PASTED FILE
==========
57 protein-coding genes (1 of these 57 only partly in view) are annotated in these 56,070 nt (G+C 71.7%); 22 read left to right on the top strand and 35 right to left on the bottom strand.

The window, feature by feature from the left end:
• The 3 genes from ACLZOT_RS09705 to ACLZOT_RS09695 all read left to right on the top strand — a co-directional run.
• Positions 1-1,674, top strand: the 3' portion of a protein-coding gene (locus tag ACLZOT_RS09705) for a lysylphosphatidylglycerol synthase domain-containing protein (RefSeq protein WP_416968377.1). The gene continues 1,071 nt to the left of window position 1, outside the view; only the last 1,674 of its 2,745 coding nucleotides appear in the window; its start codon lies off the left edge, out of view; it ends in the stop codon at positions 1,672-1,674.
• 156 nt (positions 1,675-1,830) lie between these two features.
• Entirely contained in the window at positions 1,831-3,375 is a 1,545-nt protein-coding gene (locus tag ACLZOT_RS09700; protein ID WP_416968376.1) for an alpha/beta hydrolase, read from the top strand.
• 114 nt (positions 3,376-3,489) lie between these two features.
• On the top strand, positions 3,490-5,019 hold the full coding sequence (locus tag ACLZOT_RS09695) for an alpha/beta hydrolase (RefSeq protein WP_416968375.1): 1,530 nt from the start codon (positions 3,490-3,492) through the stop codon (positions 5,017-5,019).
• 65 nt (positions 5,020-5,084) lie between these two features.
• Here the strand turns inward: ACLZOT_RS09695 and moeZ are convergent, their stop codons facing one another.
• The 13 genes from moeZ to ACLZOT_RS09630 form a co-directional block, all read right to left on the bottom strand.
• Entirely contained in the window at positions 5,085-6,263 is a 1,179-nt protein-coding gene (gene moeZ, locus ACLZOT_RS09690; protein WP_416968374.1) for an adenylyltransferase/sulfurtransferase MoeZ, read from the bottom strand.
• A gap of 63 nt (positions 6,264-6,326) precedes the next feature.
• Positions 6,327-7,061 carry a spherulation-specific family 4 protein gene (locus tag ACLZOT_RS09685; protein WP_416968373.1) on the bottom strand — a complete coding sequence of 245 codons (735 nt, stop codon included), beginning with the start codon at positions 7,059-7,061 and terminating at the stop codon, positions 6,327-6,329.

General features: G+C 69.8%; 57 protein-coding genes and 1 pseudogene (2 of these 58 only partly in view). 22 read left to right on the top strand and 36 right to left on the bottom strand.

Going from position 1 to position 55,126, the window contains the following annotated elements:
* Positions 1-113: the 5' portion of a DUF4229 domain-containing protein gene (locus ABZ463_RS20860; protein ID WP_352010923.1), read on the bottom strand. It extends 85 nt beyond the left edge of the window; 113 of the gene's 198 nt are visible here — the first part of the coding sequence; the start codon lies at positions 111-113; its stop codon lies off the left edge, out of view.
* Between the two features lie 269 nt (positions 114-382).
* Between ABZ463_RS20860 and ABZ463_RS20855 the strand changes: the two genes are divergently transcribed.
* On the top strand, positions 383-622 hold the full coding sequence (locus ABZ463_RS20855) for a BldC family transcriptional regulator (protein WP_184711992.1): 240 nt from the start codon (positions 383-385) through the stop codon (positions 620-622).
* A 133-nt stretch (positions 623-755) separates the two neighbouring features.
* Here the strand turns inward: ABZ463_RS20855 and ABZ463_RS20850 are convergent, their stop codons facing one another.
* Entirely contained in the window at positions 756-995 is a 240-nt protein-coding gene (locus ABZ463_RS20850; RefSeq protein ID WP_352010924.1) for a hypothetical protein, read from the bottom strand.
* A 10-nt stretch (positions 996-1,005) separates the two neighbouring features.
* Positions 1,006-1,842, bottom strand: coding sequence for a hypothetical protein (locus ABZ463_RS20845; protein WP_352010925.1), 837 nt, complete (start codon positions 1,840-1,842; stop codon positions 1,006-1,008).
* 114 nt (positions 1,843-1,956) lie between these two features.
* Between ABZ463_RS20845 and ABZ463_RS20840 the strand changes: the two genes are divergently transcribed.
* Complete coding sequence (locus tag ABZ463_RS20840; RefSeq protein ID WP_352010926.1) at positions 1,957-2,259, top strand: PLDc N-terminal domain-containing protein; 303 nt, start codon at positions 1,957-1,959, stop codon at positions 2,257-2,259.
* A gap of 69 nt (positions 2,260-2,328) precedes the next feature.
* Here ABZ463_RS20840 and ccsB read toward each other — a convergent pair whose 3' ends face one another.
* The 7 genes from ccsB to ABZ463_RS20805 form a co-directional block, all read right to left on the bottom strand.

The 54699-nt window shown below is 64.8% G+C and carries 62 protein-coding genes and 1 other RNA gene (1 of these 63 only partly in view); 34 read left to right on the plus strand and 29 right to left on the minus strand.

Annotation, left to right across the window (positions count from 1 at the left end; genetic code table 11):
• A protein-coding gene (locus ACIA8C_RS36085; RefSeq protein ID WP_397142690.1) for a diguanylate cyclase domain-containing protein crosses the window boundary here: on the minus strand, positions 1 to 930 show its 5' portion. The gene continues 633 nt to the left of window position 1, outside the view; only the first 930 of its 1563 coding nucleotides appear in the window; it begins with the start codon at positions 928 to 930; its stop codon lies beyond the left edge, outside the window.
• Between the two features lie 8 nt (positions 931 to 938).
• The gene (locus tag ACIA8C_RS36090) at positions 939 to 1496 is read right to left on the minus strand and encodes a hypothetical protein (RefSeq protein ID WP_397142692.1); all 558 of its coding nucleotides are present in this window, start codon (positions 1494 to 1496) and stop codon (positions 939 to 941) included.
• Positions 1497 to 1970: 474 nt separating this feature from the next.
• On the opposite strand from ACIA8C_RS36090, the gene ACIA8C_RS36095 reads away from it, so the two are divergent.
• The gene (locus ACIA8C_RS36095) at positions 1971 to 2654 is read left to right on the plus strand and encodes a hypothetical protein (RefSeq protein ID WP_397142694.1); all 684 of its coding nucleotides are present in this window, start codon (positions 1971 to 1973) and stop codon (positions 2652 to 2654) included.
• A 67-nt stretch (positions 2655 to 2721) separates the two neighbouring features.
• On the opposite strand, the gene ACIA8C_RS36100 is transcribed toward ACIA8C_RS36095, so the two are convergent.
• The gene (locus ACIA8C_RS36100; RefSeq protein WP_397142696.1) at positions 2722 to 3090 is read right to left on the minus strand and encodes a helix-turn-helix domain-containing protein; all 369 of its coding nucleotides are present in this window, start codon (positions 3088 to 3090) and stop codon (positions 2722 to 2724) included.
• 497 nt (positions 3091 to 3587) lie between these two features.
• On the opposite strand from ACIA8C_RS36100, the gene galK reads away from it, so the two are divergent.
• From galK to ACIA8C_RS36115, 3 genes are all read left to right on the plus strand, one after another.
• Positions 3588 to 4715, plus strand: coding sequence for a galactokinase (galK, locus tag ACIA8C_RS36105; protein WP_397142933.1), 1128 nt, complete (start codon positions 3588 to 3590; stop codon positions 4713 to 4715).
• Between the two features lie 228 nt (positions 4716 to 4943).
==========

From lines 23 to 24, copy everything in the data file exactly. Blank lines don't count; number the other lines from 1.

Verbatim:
* Entirely contained in the window at positions 756-995 is a 240-nt protein-coding gene (locus ABZ463_RS20850; RefSeq protein ID WP_352010924.1) for a hypothetical protein, read from the bottom strand.
* A 10-nt stretch (positions 996-1,005) separates the two neighbouring features.